Run Headless Selenium Tests From Jenkins
This tutorial shows you how to run headless Selenium tests via Jenkins using a centOS machine in a continuous integration environment.
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In a previous blog, I went over how to set up headless tests on a centOS machine; in this blog, I will be going over how to introduce this machine into a continuous integration environment via Jenkins.
The first thing that we need to do is install the Xvfb plugin on the Jenkins instance, which is installed through "Manage Jenkins" --> "Mange Plugins":
Now that the plugin is installed, we must tell Jenkins where our Xvfb installation is located. This is done through "Manage Jenkins" --> "Configure System" --> "Xvfb Installation". On my centOS machine, Xvfb is located at /usr/bin as seen below:
The next step in getting our headless tests to run is to go to the job(s) that will be running the headless tests to configure the plugin. For this first and simplest example, it will be assumed only one instance of this test job will be run on the slave that can run headless tests.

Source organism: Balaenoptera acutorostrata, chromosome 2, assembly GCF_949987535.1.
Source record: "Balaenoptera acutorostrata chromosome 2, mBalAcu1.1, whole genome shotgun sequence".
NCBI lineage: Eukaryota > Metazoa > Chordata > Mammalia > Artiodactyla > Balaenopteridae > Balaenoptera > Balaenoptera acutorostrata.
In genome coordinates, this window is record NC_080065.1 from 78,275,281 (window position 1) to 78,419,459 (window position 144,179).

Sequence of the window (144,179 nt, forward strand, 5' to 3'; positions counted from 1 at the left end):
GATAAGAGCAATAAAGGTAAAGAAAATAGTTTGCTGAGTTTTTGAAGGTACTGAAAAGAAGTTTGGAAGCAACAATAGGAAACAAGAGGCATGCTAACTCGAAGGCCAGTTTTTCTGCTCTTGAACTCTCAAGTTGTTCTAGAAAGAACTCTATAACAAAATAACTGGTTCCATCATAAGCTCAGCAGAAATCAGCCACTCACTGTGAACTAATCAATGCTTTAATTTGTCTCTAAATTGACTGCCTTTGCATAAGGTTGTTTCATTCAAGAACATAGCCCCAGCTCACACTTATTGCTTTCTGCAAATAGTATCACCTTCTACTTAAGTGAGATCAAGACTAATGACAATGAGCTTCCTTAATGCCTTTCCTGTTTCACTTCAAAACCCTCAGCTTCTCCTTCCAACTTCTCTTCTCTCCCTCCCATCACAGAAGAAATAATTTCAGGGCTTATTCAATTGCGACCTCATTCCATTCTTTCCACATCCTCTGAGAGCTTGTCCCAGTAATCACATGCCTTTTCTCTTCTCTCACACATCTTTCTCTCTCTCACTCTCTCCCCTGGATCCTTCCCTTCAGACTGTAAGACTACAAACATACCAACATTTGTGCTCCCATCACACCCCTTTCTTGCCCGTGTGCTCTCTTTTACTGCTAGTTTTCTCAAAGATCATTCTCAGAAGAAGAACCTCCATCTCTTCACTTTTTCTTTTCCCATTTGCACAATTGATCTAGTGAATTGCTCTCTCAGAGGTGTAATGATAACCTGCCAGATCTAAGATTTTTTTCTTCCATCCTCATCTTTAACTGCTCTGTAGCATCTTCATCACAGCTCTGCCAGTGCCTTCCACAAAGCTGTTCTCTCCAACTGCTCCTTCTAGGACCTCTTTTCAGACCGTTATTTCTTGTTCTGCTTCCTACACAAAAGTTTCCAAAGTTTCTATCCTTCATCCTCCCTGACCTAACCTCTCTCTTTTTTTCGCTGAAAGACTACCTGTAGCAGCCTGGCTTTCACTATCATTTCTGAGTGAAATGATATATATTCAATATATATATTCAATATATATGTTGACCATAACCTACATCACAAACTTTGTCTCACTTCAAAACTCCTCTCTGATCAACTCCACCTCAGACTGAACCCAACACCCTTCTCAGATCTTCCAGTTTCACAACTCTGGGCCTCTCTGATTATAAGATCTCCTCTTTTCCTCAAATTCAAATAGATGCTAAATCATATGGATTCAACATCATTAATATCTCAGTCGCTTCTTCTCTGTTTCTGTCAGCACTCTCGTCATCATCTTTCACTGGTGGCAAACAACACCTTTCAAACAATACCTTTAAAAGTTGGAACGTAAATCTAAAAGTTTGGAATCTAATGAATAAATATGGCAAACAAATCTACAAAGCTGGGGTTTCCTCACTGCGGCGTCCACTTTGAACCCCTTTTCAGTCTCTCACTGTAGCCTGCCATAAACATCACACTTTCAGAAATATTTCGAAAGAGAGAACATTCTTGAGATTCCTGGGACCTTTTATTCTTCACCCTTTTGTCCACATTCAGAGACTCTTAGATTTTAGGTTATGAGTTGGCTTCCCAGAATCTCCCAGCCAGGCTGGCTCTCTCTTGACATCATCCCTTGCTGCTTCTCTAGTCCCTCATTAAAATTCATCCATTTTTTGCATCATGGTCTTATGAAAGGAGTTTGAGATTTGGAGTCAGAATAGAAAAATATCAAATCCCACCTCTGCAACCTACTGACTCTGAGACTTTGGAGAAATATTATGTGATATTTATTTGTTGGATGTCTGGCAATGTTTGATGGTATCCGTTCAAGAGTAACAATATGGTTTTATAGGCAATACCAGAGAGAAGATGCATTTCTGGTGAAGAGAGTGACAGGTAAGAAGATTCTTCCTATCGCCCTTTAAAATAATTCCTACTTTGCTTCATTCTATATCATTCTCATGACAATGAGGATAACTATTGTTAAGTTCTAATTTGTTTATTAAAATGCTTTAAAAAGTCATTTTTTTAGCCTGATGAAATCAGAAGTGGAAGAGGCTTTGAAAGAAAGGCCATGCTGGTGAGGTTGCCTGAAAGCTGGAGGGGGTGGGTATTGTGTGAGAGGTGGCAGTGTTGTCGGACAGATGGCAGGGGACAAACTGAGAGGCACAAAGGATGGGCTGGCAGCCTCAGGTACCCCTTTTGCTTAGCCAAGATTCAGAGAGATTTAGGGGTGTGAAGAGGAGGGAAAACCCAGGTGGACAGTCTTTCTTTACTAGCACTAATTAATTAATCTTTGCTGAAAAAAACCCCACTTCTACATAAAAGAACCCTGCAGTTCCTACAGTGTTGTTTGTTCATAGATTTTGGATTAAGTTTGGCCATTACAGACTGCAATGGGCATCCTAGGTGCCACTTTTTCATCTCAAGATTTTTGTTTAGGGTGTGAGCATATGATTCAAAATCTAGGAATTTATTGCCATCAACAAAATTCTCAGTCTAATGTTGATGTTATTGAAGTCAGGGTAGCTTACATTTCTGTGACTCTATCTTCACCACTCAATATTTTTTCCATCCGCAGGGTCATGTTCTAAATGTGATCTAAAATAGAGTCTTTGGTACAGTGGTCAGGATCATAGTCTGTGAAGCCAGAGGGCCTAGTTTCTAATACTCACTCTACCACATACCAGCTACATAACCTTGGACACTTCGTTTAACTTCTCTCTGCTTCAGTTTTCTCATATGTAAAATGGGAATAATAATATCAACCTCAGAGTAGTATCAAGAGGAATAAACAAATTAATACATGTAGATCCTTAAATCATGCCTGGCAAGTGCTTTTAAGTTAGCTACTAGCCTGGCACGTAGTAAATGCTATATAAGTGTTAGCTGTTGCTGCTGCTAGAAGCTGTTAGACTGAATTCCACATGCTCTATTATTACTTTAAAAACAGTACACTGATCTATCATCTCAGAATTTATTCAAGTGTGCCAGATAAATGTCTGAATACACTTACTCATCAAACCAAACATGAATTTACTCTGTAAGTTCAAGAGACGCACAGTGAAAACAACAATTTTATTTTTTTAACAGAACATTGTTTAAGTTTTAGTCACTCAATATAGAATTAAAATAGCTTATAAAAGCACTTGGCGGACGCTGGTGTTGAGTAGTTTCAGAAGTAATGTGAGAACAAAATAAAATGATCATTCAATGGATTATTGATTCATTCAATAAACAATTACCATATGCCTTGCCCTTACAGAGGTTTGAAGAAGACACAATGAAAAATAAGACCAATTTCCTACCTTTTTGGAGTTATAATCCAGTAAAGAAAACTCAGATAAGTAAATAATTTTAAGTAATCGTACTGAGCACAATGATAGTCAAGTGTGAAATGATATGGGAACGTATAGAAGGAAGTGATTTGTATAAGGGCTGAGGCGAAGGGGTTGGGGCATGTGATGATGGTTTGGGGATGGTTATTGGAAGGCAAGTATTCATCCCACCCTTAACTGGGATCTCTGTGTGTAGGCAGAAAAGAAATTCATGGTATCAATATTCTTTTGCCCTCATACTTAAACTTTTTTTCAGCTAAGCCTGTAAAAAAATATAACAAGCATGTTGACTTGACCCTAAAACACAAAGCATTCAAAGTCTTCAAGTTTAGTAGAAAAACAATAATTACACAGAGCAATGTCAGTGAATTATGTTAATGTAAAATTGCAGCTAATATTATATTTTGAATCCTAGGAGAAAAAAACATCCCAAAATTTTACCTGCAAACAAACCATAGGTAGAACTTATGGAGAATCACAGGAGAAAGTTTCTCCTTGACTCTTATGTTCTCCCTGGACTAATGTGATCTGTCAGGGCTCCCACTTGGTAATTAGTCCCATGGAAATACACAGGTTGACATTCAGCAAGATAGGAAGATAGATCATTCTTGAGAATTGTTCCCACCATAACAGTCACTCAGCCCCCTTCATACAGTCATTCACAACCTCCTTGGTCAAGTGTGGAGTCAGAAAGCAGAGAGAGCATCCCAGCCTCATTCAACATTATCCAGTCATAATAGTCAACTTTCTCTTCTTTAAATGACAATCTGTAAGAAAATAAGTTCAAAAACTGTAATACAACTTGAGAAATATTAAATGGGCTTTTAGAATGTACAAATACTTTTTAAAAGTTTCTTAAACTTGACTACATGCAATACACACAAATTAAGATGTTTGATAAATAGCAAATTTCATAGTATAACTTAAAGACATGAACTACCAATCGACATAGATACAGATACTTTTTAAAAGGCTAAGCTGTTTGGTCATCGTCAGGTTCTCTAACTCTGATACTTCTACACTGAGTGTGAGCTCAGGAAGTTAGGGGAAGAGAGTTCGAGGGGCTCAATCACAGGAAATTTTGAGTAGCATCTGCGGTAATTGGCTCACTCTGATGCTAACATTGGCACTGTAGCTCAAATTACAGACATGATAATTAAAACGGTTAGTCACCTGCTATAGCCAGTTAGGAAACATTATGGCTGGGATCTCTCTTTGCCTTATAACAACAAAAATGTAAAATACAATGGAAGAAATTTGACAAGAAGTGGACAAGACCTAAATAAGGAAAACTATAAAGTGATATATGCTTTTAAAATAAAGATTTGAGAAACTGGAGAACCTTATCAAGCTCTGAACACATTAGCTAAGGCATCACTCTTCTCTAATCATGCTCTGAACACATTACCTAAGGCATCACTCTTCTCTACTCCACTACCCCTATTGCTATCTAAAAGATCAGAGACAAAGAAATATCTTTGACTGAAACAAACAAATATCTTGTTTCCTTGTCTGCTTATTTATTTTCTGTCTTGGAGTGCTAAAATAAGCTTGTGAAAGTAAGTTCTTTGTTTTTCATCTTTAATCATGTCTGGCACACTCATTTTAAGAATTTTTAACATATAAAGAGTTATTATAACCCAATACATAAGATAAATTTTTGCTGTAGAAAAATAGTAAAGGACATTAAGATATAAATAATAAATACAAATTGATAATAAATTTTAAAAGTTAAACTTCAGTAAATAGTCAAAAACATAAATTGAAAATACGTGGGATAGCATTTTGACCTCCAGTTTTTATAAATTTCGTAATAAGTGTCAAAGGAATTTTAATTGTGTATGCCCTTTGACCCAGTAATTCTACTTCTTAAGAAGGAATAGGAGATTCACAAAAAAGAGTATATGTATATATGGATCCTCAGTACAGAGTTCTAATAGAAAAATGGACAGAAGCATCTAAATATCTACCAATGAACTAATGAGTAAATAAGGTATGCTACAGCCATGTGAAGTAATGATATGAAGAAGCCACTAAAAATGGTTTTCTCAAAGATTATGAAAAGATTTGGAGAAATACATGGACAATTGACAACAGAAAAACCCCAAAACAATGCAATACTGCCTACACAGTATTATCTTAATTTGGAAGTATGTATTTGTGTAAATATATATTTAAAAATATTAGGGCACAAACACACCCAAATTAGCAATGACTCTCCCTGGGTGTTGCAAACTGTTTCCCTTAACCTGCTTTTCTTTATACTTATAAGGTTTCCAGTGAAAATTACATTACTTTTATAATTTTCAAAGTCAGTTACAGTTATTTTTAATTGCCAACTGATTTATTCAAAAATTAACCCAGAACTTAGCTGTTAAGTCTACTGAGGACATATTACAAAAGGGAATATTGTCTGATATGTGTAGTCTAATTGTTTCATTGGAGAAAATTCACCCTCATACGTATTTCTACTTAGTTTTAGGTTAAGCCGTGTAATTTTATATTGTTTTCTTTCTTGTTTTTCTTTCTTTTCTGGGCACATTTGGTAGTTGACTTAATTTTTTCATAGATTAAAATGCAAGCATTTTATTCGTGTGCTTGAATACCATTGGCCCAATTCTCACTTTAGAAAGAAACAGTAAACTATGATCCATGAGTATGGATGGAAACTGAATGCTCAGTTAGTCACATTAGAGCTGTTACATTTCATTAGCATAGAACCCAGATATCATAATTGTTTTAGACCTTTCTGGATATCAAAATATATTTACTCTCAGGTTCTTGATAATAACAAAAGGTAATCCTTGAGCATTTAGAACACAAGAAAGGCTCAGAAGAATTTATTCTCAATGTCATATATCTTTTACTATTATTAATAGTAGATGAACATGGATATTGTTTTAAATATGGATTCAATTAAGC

In the above picture, you will see the configuration block for the Xvfb plugin. The first thing we want is to check the box "Start Xvfb before the build, and shut it down after."
The next configuration option to pay attention to is which Xvfb installation you would like to use for this specific job. If you have set it up like above, it will be the "Default" installation.
For the next option, the value "10" is inserted into the "Timeout in seconds" box. This option tells the job to give Xvfb 10 seconds to start up before the job continues. You may want to increase or decrease the timeout depending on how your slave that this job is running on performs.
Next, it is important is to keep the "Xvfb display name offset" at 0. This option is used when you do not explicitly set the display name for Xvfb to run on.
Finally, before your tests run, it is important to set your DISPLAY variable to the display that Xvfb is started on, so Firefox knows where to look; In this case, it is :99, as seen above.
Published at DZone with permission of Marco Corona, DZone MVB. See the original article here.
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